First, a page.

bluebird bio’s Gene Therapy Treatment for Blood Disorder Advances


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bluebird bio, a gene therapy company with operations in Durham, has passed a regulatory milestone for its potential treatment of an inherited blood disorder.

The European Medicines Agency has accepted bluebird’s marketing authorization application for LentiGlobin, a gene therapy for transfusion-dependent β-thalassemia (TDT). LentiGlobin was previously granted an accelerated assessment by the regulatory agency in July, potentially reducing the review time of the application from 210 days to 150 days.

The acceptance “advances us toward our goal of providing to patients the first one-time gene therapy that addresses the underlying genetic cause of TDT,” said David Davidson, M.D., chief medical officer of bluebird bio. “We share this important milestone with the patients, families and healthcare providers who made it possible through their participation in our pioneering clinical studies of LentiGlobin.”

TDT is an inherited blood disorder caused by a mutation in the β-globin gene. It interferes with red blood cell production, leading to severe anemia. 

Supportive care for people with TDT consists of a lifelong regimen of blood transfusions to enable survival and suppress symptoms of the disease, and iron chelation therapy to manage iron overload that results from the transfusions.

Despite the supportive care, many TDT patients have serious complications and organ damage. By eliminating or reducing the need for blood transfusions, the long-term complications of TDT may be reduced.

A one-time therapy

LentiGlobin is a one-time gene therapy being studied as a potential treatment to address the underlying genetic cause of TDT, potentially eliminating or reducing the need for blood transfusions.

bluebird’s clinical development program for LentiGlobin includes ongoing studies around the world with sites in Australia, Germany, Greece, France, Italy, Thailand, the United Kingdom and the United States.
In addition, bluebird is conducting a long-term safety and efficacy follow-up study for people who have participated in bluebird-sponsored clinical studies of LentiGlobin for TDT and sickle cell disease.

The European Medicines Agency previously granted Priority Medicines (PRIME) eligibility and Orphan Medicinal Product designation to LentiGlobin for the treatment of TDT. LentiGlobin is also part of the agency’s Adaptive Pathways pilot program, intended to improve timely access for patients to new medicines.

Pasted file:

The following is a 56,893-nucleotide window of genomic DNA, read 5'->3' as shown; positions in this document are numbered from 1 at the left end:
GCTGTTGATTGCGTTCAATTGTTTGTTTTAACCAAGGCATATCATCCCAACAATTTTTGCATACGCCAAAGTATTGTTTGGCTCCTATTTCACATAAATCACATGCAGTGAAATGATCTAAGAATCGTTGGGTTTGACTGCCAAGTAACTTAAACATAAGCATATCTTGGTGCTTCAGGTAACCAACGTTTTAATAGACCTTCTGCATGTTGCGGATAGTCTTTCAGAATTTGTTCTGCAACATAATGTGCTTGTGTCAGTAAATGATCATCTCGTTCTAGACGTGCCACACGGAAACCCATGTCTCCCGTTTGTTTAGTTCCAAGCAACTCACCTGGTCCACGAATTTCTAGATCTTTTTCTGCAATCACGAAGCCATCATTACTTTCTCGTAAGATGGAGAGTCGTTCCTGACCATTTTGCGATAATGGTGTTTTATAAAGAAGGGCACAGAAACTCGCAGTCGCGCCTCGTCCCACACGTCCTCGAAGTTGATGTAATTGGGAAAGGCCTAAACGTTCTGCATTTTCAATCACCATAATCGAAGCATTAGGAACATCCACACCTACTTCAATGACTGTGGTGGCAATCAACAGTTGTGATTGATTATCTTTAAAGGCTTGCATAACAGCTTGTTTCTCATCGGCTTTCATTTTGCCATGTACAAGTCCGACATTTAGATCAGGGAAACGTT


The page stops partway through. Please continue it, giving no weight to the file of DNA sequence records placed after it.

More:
LentiGlobin has also been granted Orphan Drug status and Breakthrough Therapy designation for the treatment of TDT by the U.S. Food and Drug Administration.

Currently the only other option for potentially correcting the genetic deficiency underlying TDT is allogeneic hematopoietic stem cell transplantation. However, complications of that procedure include a risk of treatment-related mortality, graft failure, graft-versus-host disease and opportunistic infections, particularly in patients who undergo non-sibling matched transplants.

Other treatments in pipeline

With its lentiviral-based gene therapies, T cell immunotherapy expertise and gene editing capabilities, bluebird has built a pipeline with broad potential application in severe genetic diseases and cancer.
Its gene therapy clinical programs include investigational treatments for TDT, cerebral adrenoleukodystrophy and severe sickle cell disease. The company is also developing cancer therapies based on its lentiviral gene delivery and T cell engineering, with a focus on developing novel T cell-based immunotherapies.

bluebird bio manufacturing facility in RTP
bluebird bio's manufacturing facility in RTP. -- bluebird bio photo

bluebird is a publicly held company headquartered in Cambridge, Mass., with facilities in Durham, Seattle, and Zug, Switzerland.

The Durham facility is a 125,000-square-foot manufacturing plant that bluebird purchased last year. The site’s initial build-out will allow for production of clinical and commercial supply of lentiviral vector, a critical component of the company’s gene and cell therapies. 

“Over time, it is our intent to have the (Durham) facility support all of our programs,” Stephanie Fagan, bluebird’s senior vice president of corporate communications, said in May. 

bluebird had over 500 employees then and expects to have more than 700 by the end of this year, Fagan said. 

“These headcount are to support continued commercialization efforts in the United States and European Union, along with ramping up internal manufacturing capabilities at our North Carolina facility,” she said.

Barry Teater, NCBiotech Writer
Mon, 10/08/2018 - 14:02